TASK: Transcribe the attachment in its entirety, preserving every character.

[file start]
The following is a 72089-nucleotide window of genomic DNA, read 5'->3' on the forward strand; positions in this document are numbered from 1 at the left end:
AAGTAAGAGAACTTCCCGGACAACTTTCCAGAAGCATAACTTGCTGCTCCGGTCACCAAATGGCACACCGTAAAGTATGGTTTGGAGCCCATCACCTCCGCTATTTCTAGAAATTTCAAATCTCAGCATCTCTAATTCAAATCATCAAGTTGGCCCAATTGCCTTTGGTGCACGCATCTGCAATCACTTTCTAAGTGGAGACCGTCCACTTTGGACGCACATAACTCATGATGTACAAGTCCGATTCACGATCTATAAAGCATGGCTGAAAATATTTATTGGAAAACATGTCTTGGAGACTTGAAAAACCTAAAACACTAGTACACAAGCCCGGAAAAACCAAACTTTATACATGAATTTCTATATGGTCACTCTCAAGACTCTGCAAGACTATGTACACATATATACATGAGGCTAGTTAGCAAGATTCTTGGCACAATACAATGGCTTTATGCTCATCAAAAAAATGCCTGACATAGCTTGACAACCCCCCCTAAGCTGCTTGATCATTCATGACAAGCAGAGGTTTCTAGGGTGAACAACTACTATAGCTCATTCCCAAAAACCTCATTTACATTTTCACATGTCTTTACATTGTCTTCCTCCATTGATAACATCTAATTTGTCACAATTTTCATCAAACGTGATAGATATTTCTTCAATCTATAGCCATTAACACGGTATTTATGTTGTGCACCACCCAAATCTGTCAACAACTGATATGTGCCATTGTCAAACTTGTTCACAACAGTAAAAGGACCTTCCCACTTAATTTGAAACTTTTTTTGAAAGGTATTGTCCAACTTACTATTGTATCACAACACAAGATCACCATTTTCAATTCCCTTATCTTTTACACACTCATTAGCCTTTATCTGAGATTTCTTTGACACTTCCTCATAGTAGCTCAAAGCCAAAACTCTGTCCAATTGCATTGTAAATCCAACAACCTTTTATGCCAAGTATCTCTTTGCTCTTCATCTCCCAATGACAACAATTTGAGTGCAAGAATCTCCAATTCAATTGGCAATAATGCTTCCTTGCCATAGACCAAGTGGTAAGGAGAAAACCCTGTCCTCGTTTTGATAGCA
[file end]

The following is a 72089-nucleotide window of genomic DNA, read 5'->3' on the forward strand; positions in this document are numbered from 1 at the left end:
AAGTAAGAGAACTTCCCGGACAACTTTCCAGAAGCATAACTTGCTGCTCCGGTCACCAAATGGCACACCGTAAAGTATGGTTTGGAGCCCATCACCTCCGCTATTTCTAGAAATTTCAAATCTCAGCATCTCTAATTCAAATCATCAAGTTGGCCCAATTGCCTTTGGTGCACGCATCTGCAATCACTTTCTAAGTGGAGACCGTCCACTTTGGACGCACATAACTCATGATGTACAAGTCCGATTCACGATCTATAAAGCATGGCTGAAAATATTTATTGGAAAACATGTCTTGGAGACTTGAAAAACCTAAAACACTAGTACACAAGCCCGGAAAAACCAAACTTTATACATGAATTTCTATATGGTCACTCTCAAGACTCTGCAAGACTATGTACACATATATACATGAGGCTAGTTAGCAAGATTCTTGGCACAATACAATGGCTTTATGCTCATCAAAAAAATGCCTGACATAGCTTGACAACCCCCCCTAAGCTGCTTGATCATTCATGACAAGCAGAGGTTTCTAGGGTGAACAACTACTATAGCTCATTCCCAAAAACCTCATTTACATTTTCACATGTCTTTACATTGTCTTCCTCCATTGATAACATCTAATTTGTCACAATTTTCATCAAACGTGATAGATATTTCTTCAATCTATAGCCATTAACACGGTATTTATGTTGTGCACCACCCAAATCTGTCAACAACTGATATGTGCCATTGTCAAACTTGTTCACAACAGTAAAAGGACCTTCCCACTTAATTTGAAACTTTTTTTGAAAGGTATTGTCCAACTTACTATTGTATCACAACACAAGATCACCATTTTCAATTCCCTTATCTTTTACACACTCATTAGCCTTTATCTGAGATTTCTTTGACACTTCCTCATAGTAGCTCAAAGCCAAAACTCTGTCCAATTGCATTGTAAATCCAACAACCTTTTATGCCAAGTATCTCTTTGCTCTTCATCTCCCAATGACAACAATTTGAGTGCAAGAATCTCCAATTCAATTGGCAATAATGCTTCCTTGCCATAGACCAAGTGGTAAGGAGAAAACCCTGTCCTCGTTTTGATAGCA